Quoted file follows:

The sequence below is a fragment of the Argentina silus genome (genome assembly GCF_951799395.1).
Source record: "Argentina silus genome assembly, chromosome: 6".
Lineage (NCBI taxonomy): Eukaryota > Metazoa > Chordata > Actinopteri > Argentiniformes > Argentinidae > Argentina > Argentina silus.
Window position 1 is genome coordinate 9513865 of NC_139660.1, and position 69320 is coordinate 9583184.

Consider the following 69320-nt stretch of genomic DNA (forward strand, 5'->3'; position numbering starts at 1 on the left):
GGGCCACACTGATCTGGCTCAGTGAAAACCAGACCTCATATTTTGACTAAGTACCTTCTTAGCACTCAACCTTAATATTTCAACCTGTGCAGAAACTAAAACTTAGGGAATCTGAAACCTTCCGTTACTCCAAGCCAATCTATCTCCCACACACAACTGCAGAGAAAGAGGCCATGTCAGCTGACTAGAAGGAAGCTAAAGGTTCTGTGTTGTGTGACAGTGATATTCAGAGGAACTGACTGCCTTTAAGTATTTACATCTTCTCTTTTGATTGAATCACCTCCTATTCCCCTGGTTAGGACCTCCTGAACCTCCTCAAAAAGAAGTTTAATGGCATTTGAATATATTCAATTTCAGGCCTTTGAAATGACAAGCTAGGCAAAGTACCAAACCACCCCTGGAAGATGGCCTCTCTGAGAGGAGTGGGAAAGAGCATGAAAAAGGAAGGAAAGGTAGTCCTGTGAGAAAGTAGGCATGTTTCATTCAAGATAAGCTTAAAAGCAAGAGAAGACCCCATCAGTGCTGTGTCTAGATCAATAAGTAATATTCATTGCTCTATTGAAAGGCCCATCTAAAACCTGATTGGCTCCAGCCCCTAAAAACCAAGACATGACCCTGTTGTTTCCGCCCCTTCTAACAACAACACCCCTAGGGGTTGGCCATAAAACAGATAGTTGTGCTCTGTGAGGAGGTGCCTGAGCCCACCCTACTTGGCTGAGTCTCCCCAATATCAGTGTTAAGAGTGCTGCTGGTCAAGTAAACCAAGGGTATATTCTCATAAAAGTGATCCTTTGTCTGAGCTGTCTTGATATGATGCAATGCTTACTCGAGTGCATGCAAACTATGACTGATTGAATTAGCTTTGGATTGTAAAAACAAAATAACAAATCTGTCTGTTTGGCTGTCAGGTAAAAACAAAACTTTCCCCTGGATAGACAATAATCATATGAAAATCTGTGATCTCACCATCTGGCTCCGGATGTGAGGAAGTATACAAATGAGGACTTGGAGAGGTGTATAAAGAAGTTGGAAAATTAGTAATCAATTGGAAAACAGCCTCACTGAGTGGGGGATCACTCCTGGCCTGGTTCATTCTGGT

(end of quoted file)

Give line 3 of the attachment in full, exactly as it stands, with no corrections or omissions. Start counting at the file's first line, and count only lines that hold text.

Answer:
Lineage (NCBI taxonomy): Eukaryota > Metazoa > Chordata > Actinopteri > Argentiniformes > Argentinidae > Argentina > Argentina silus.